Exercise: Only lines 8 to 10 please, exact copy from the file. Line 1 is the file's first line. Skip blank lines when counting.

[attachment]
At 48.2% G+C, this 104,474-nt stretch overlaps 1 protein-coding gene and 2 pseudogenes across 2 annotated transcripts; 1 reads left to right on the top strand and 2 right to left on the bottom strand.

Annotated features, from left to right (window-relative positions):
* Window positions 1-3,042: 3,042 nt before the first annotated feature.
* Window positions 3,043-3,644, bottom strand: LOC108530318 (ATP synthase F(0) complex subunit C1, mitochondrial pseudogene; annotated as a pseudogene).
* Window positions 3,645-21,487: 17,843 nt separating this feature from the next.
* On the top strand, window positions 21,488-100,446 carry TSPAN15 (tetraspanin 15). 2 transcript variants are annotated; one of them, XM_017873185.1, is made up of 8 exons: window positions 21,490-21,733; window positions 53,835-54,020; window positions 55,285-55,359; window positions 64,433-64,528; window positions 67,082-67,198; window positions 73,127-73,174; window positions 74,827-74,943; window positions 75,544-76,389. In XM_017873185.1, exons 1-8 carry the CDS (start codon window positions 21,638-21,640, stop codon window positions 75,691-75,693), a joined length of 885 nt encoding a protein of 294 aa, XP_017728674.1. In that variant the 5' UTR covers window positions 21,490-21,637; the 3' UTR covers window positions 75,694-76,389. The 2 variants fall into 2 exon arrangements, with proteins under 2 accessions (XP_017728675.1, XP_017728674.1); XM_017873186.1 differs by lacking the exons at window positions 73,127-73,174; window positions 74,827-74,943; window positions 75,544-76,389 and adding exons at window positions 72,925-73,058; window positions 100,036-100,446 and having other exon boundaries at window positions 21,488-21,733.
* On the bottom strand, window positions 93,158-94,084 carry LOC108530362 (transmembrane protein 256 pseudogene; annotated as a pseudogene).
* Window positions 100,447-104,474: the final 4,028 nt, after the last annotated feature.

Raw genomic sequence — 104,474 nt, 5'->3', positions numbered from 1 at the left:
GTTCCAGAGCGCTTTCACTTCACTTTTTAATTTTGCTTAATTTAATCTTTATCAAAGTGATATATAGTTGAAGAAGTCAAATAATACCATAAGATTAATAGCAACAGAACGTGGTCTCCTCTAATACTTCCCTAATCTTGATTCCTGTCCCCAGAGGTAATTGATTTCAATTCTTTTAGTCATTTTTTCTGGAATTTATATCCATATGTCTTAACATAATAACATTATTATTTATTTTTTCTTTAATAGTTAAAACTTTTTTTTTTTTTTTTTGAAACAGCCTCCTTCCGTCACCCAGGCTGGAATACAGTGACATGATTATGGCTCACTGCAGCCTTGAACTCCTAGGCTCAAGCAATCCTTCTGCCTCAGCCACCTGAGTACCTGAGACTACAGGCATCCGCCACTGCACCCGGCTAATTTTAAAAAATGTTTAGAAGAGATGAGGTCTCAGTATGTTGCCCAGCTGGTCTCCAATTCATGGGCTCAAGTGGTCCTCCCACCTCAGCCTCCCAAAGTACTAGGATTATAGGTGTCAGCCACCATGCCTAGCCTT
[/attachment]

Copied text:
* Window positions 100,447-104,474: the final 4,028 nt, after the last annotated feature.

Raw genomic sequence — 104,474 nt, 5'->3', positions numbered from 1 at the left:
GTTCCAGAGCGCTTTCACTTCACTTTTTAATTTTGCTTAATTTAATCTTTATCAAAGTGATATATAGTTGAAGAAGTCAAATAATACCATAAGATTAATAGCAACAGAACGTGGTCTCCTCTAATACTTCCCTAATCTTGATTCCTGTCCCCAGAGGTAATTGATTTCAATTCTTTTAGTCATTTTTTCTGGAATTTATATCCATATGTCTTAACATAATAACATTATTATTTATTTTTTCTTTAATAGTTAAAACTTTTTTTTTTTTTTTTTGAAACAGCCTCCTTCCGTCACCCAGGCTGGAATACAGTGACATGATTATGGCTCACTGCAGCCTTGAACTCCTAGGCTCAAGCAATCCTTCTGCCTCAGCCACCTGAGTACCTGAGACTACAGGCATCCGCCACTGCACCCGGCTAATTTTAAAAAATGTTTAGAAGAGATGAGGTCTCAGTATGTTGCCCAGCTGGTCTCCAATTCATGGGCTCAAGTGGTCCTCCCACCTCAGCCTCCCAAAGTACTAGGATTATAGGTGTCAGCCACCATGCCTAGCCTT